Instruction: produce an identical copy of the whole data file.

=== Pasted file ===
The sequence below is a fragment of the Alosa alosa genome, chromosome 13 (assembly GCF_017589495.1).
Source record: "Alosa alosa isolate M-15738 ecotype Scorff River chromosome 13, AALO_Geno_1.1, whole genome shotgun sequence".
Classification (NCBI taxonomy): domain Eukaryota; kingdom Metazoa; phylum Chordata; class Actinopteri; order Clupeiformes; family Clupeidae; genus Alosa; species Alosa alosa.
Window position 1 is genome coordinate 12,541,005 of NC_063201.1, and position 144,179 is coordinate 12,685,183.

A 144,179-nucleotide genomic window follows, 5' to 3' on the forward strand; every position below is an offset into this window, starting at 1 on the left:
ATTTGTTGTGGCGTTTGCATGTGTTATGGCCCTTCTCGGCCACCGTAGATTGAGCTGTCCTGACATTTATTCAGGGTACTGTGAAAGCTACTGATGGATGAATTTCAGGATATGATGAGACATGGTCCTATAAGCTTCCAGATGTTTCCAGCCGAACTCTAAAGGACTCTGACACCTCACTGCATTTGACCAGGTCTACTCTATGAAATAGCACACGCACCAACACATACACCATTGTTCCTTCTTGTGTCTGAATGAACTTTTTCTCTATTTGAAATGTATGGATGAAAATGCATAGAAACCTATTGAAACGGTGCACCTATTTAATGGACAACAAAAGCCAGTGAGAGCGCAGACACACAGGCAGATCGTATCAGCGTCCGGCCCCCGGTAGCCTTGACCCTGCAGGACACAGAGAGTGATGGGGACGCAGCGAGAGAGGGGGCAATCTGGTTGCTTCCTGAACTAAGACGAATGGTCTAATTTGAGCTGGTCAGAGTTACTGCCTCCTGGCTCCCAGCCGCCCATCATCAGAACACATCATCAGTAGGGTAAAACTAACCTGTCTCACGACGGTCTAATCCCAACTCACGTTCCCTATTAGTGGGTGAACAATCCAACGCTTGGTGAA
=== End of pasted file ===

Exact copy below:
The sequence below is a fragment of the Alosa alosa genome, chromosome 13 (assembly GCF_017589495.1).
Source record: "Alosa alosa isolate M-15738 ecotype Scorff River chromosome 13, AALO_Geno_1.1, whole genome shotgun sequence".
Classification (NCBI taxonomy): domain Eukaryota; kingdom Metazoa; phylum Chordata; class Actinopteri; order Clupeiformes; family Clupeidae; genus Alosa; species Alosa alosa.
Window position 1 is genome coordinate 12,541,005 of NC_063201.1, and position 144,179 is coordinate 12,685,183.

A 144,179-nucleotide genomic window follows, 5' to 3' on the forward strand; every position below is an offset into this window, starting at 1 on the left:
ATTTGTTGTGGCGTTTGCATGTGTTATGGCCCTTCTCGGCCACCGTAGATTGAGCTGTCCTGACATTTATTCAGGGTACTGTGAAAGCTACTGATGGATGAATTTCAGGATATGATGAGACATGGTCCTATAAGCTTCCAGATGTTTCCAGCCGAACTCTAAAGGACTCTGACACCTCACTGCATTTGACCAGGTCTACTCTATGAAATAGCACACGCACCAACACATACACCATTGTTCCTTCTTGTGTCTGAATGAACTTTTTCTCTATTTGAAATGTATGGATGAAAATGCATAGAAACCTATTGAAACGGTGCACCTATTTAATGGACAACAAAAGCCAGTGAGAGCGCAGACACACAGGCAGATCGTATCAGCGTCCGGCCCCCGGTAGCCTTGACCCTGCAGGACACAGAGAGTGATGGGGACGCAGCGAGAGAGGGGGCAATCTGGTTGCTTCCTGAACTAAGACGAATGGTCTAATTTGAGCTGGTCAGAGTTACTGCCTCCTGGCTCCCAGCCGCCCATCATCAGAACACATCATCAGTAGGGTAAAACTAACCTGTCTCACGACGGTCTAATCCCAACTCACGTTCCCTATTAGTGGGTGAACAATCCAACGCTTGGTGAA